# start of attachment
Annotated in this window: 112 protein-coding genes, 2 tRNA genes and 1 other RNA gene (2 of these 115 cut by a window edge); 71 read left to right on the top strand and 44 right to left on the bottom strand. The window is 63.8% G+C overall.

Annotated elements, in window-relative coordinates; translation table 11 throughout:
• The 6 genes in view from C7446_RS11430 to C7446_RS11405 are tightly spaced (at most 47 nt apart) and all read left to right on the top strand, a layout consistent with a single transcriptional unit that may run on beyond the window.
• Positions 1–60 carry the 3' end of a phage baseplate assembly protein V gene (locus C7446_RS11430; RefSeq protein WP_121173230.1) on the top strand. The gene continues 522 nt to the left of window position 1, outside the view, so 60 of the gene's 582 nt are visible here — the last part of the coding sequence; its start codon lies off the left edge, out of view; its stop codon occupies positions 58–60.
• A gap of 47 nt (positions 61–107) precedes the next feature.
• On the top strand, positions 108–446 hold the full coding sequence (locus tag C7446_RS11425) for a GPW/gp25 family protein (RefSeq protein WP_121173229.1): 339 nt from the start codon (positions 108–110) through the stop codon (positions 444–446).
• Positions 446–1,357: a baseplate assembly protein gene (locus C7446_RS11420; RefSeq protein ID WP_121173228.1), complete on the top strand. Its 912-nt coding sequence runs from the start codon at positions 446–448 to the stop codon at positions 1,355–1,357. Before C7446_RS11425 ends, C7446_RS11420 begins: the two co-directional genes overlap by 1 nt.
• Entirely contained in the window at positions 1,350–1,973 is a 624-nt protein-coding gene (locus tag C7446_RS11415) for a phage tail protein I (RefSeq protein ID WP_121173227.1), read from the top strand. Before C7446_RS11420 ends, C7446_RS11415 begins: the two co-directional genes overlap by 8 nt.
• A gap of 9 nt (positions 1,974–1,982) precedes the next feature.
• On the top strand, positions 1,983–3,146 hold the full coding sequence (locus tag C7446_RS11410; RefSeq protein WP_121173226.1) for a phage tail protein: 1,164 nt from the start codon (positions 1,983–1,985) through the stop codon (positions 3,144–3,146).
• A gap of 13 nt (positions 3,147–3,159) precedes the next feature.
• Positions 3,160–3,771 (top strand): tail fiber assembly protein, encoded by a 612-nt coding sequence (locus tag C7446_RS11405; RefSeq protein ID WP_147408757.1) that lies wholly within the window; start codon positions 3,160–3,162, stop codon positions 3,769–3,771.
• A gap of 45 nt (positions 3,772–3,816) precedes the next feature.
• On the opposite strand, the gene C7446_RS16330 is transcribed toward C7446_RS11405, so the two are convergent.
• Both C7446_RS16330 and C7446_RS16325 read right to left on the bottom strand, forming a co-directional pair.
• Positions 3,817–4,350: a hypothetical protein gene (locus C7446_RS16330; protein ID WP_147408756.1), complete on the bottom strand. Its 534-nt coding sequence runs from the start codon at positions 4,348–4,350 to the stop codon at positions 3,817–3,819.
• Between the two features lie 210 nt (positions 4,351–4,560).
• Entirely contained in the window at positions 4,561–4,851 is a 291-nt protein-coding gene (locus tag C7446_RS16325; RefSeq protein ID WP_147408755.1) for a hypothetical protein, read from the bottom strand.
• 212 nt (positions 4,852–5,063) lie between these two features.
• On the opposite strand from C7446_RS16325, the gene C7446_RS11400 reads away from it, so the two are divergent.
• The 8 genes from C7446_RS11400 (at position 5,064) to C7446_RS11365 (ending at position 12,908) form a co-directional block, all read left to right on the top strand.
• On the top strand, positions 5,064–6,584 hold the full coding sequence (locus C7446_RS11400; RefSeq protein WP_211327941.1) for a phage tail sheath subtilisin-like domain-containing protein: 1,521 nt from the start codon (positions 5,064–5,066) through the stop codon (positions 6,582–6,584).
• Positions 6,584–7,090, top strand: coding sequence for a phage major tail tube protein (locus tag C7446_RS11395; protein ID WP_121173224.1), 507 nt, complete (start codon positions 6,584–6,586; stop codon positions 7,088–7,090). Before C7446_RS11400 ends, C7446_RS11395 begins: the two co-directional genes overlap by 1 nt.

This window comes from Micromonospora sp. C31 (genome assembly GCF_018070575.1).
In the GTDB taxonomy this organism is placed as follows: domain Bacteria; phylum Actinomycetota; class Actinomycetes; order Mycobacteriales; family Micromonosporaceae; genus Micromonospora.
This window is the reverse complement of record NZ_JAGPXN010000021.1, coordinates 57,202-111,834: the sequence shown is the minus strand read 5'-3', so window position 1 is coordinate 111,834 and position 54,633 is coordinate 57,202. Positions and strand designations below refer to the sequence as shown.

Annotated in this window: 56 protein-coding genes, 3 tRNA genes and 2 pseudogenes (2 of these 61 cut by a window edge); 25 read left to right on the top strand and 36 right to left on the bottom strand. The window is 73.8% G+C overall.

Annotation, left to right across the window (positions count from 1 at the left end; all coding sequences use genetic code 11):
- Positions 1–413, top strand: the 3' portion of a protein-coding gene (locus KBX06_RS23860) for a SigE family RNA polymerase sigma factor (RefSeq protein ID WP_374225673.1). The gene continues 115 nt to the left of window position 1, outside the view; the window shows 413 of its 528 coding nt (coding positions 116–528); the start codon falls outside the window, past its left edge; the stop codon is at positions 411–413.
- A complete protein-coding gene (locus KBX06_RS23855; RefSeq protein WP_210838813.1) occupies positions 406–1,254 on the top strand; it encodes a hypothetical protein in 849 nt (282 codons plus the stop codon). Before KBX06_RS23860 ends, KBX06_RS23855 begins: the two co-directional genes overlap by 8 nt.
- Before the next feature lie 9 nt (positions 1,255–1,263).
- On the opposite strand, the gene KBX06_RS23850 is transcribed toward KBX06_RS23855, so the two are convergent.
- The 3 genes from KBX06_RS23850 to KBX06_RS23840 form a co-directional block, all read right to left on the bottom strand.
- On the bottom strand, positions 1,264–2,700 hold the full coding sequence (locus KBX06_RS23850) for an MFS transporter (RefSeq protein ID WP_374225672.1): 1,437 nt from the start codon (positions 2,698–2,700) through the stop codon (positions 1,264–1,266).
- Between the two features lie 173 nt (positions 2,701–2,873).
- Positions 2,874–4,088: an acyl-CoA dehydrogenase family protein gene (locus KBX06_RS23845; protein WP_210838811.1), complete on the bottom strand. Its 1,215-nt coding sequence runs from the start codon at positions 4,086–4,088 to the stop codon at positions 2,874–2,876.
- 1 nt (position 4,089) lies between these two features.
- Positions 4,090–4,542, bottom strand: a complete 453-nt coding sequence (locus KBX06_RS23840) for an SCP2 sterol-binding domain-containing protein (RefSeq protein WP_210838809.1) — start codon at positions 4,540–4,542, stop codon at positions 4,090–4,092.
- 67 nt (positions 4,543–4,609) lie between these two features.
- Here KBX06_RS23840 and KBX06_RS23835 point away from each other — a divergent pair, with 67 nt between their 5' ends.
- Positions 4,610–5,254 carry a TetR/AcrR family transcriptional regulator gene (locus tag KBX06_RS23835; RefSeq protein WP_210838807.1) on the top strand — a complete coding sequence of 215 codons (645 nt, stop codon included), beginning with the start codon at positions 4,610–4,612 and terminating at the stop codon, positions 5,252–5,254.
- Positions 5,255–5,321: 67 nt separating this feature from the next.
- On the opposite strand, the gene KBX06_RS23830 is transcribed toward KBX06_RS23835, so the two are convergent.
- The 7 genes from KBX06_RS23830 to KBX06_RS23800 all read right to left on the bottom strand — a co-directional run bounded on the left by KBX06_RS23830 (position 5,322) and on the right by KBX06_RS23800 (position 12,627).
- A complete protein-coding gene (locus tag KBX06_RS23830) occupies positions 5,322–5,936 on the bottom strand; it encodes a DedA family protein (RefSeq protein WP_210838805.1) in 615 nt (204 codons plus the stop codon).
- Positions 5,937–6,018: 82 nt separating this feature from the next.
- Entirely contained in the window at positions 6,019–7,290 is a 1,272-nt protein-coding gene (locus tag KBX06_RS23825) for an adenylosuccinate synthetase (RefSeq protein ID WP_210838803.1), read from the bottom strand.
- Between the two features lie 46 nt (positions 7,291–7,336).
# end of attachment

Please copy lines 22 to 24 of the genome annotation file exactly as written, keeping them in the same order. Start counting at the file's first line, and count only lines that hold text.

• On the top strand, positions 5,064–6,584 hold the full coding sequence (locus C7446_RS11400; RefSeq protein WP_211327941.1) for a phage tail sheath subtilisin-like domain-containing protein: 1,521 nt from the start codon (positions 5,064–5,066) through the stop codon (positions 6,582–6,584).
• Positions 6,584–7,090, top strand: coding sequence for a phage major tail tube protein (locus tag C7446_RS11395; protein ID WP_121173224.1), 507 nt, complete (start codon positions 6,584–6,586; stop codon positions 7,088–7,090). Before C7446_RS11400 ends, C7446_RS11395 begins: the two co-directional genes overlap by 1 nt.

This window comes from Micromonospora sp. C31 (genome assembly GCF_018070575.1).